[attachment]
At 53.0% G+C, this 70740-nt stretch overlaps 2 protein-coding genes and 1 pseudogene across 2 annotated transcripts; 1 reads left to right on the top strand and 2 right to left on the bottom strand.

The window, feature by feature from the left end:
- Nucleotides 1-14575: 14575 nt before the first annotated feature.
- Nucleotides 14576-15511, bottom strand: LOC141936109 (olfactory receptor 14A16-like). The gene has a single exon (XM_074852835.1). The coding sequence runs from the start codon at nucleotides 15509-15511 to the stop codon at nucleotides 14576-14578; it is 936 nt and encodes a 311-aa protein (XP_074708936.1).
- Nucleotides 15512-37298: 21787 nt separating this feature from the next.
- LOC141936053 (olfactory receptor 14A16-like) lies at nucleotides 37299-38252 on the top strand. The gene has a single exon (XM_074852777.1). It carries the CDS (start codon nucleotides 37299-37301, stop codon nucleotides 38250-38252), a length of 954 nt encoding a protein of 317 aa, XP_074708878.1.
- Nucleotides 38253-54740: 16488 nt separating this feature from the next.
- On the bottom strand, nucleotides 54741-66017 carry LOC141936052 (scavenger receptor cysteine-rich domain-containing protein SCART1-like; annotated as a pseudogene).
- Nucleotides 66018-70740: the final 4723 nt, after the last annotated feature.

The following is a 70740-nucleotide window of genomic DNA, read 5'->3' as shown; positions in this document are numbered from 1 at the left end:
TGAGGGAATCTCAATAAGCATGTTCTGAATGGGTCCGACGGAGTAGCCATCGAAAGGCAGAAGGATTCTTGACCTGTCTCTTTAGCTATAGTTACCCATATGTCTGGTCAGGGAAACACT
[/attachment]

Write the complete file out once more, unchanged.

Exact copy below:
At 53.0% G+C, this 70740-nt stretch overlaps 2 protein-coding genes and 1 pseudogene across 2 annotated transcripts; 1 reads left to right on the top strand and 2 right to left on the bottom strand.

The window, feature by feature from the left end:
- Nucleotides 1-14575: 14575 nt before the first annotated feature.
- Nucleotides 14576-15511, bottom strand: LOC141936109 (olfactory receptor 14A16-like). The gene has a single exon (XM_074852835.1). The coding sequence runs from the start codon at nucleotides 15509-15511 to the stop codon at nucleotides 14576-14578; it is 936 nt and encodes a 311-aa protein (XP_074708936.1).
- Nucleotides 15512-37298: 21787 nt separating this feature from the next.
- LOC141936053 (olfactory receptor 14A16-like) lies at nucleotides 37299-38252 on the top strand. The gene has a single exon (XM_074852777.1). It carries the CDS (start codon nucleotides 37299-37301, stop codon nucleotides 38250-38252), a length of 954 nt encoding a protein of 317 aa, XP_074708878.1.
- Nucleotides 38253-54740: 16488 nt separating this feature from the next.
- On the bottom strand, nucleotides 54741-66017 carry LOC141936052 (scavenger receptor cysteine-rich domain-containing protein SCART1-like; annotated as a pseudogene).
- Nucleotides 66018-70740: the final 4723 nt, after the last annotated feature.

The following is a 70740-nucleotide window of genomic DNA, read 5'->3' as shown; positions in this document are numbered from 1 at the left end:
TGAGGGAATCTCAATAAGCATGTTCTGAATGGGTCCGACGGAGTAGCCATCGAAAGGCAGAAGGATTCTTGACCTGTCTCTTTAGCTATAGTTACCCATATGTCTGGTCAGGGAAACACT